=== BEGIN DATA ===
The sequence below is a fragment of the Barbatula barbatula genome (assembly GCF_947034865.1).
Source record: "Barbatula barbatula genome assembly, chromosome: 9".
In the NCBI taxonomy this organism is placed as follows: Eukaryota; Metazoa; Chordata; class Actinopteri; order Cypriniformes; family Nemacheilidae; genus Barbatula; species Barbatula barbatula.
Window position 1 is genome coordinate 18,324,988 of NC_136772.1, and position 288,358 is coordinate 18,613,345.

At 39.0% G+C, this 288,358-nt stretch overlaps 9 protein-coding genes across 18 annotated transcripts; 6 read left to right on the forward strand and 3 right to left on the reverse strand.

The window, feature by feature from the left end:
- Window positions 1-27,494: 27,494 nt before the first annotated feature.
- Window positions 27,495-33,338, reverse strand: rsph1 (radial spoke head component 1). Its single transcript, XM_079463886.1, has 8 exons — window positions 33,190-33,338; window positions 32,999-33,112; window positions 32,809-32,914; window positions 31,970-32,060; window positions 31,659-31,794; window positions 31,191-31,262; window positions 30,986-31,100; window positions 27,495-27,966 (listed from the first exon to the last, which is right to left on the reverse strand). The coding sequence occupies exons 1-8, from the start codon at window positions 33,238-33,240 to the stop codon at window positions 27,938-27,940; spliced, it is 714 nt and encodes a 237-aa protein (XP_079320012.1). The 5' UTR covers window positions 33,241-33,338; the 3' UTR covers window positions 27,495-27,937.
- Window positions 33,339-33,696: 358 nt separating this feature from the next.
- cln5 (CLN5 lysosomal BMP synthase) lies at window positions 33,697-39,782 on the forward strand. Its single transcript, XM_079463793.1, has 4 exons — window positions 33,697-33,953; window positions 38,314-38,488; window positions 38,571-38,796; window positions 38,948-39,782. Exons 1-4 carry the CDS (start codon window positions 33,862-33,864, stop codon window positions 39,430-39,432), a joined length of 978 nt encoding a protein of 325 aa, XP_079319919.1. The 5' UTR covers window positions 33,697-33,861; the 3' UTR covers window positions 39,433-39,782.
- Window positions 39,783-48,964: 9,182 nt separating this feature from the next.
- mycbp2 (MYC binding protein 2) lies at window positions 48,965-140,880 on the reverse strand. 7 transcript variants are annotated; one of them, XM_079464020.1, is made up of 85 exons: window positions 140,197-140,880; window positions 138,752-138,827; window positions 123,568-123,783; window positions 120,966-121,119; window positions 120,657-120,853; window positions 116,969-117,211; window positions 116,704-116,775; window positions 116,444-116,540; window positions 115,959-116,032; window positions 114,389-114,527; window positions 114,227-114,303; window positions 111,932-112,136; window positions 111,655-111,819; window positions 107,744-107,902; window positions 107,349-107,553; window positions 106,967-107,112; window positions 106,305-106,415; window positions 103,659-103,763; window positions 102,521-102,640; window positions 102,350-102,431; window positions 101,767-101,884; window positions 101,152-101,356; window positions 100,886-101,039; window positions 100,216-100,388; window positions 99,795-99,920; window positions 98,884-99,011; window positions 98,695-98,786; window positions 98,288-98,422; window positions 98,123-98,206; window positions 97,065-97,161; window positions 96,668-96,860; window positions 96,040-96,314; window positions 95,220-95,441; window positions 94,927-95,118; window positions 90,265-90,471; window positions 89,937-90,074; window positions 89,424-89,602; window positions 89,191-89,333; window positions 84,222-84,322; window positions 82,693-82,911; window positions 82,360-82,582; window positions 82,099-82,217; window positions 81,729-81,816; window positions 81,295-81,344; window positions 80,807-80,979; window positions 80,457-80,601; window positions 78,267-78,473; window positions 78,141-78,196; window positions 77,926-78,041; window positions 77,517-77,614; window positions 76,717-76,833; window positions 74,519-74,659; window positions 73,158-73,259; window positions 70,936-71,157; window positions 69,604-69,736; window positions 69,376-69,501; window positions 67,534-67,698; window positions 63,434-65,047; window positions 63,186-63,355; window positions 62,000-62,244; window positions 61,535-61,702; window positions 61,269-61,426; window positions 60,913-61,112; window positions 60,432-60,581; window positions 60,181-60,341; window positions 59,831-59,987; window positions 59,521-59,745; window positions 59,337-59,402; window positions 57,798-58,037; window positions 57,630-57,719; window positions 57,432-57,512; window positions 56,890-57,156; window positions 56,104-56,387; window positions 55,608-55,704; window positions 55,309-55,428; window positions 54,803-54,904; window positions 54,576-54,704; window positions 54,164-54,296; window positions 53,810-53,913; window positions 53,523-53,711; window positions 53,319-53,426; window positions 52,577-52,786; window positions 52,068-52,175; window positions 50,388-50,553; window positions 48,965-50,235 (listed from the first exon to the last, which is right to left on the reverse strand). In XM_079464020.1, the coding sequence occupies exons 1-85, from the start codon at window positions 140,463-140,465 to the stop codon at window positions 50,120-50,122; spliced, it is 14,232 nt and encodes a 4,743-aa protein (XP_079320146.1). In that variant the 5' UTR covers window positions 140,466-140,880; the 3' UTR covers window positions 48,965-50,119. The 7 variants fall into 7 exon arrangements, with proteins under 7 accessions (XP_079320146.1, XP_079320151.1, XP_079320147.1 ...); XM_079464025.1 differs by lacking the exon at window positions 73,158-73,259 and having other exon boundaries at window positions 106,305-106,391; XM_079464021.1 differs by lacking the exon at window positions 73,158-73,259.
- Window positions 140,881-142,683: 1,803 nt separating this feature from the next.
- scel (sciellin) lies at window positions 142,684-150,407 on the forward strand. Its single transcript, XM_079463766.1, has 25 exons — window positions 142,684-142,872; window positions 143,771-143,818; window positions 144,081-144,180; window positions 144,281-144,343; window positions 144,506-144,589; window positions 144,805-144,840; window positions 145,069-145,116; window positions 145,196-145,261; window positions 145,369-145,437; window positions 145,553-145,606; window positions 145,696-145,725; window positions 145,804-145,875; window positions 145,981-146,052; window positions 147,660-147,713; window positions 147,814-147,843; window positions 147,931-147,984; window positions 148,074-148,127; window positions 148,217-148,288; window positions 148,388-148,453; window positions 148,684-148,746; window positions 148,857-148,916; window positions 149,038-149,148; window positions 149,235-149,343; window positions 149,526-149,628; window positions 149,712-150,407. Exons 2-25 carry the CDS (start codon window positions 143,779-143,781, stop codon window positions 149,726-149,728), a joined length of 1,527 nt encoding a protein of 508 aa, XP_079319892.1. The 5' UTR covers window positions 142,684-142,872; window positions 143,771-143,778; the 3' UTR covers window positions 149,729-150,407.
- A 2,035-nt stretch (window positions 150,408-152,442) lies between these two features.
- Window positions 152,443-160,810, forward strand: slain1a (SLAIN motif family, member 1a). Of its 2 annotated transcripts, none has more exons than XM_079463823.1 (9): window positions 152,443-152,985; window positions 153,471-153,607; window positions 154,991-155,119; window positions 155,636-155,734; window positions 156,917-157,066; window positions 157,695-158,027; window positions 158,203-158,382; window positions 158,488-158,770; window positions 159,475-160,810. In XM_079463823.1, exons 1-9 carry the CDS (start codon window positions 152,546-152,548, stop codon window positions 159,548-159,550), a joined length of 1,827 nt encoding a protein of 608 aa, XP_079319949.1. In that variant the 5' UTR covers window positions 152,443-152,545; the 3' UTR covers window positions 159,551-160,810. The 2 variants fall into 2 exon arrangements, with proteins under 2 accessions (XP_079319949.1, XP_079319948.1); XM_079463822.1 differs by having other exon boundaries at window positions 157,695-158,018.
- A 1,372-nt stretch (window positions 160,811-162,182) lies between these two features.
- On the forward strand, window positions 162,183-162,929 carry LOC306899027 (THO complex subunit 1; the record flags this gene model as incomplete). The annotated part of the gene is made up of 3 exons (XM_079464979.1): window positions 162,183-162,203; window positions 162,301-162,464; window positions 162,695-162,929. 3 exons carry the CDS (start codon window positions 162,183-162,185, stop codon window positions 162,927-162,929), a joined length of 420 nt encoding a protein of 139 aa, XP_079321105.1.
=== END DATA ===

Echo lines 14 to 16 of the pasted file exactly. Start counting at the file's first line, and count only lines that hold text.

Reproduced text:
- scel (sciellin) lies at window positions 142,684-150,407 on the forward strand. Its single transcript, XM_079463766.1, has 25 exons — window positions 142,684-142,872; window positions 143,771-143,818; window positions 144,081-144,180; window positions 144,281-144,343; window positions 144,506-144,589; window positions 144,805-144,840; window positions 145,069-145,116; window positions 145,196-145,261; window positions 145,369-145,437; window positions 145,553-145,606; window positions 145,696-145,725; window positions 145,804-145,875; window positions 145,981-146,052; window positions 147,660-147,713; window positions 147,814-147,843; window positions 147,931-147,984; window positions 148,074-148,127; window positions 148,217-148,288; window positions 148,388-148,453; window positions 148,684-148,746; window positions 148,857-148,916; window positions 149,038-149,148; window positions 149,235-149,343; window positions 149,526-149,628; window positions 149,712-150,407. Exons 2-25 carry the CDS (start codon window positions 143,779-143,781, stop codon window positions 149,726-149,728), a joined length of 1,527 nt encoding a protein of 508 aa, XP_079319892.1. The 5' UTR covers window positions 142,684-142,872; window positions 143,771-143,778; the 3' UTR covers window positions 149,729-150,407.
- A 2,035-nt stretch (window positions 150,408-152,442) lies between these two features.
- Window positions 152,443-160,810, forward strand: slain1a (SLAIN motif family, member 1a). Of its 2 annotated transcripts, none has more exons than XM_079463823.1 (9): window positions 152,443-152,985; window positions 153,471-153,607; window positions 154,991-155,119; window positions 155,636-155,734; window positions 156,917-157,066; window positions 157,695-158,027; window positions 158,203-158,382; window positions 158,488-158,770; window positions 159,475-160,810. In XM_079463823.1, exons 1-9 carry the CDS (start codon window positions 152,546-152,548, stop codon window positions 159,548-159,550), a joined length of 1,827 nt encoding a protein of 608 aa, XP_079319949.1. In that variant the 5' UTR covers window positions 152,443-152,545; the 3' UTR covers window positions 159,551-160,810. The 2 variants fall into 2 exon arrangements, with proteins under 2 accessions (XP_079319949.1, XP_079319948.1); XM_079463822.1 differs by having other exon boundaries at window positions 157,695-158,018.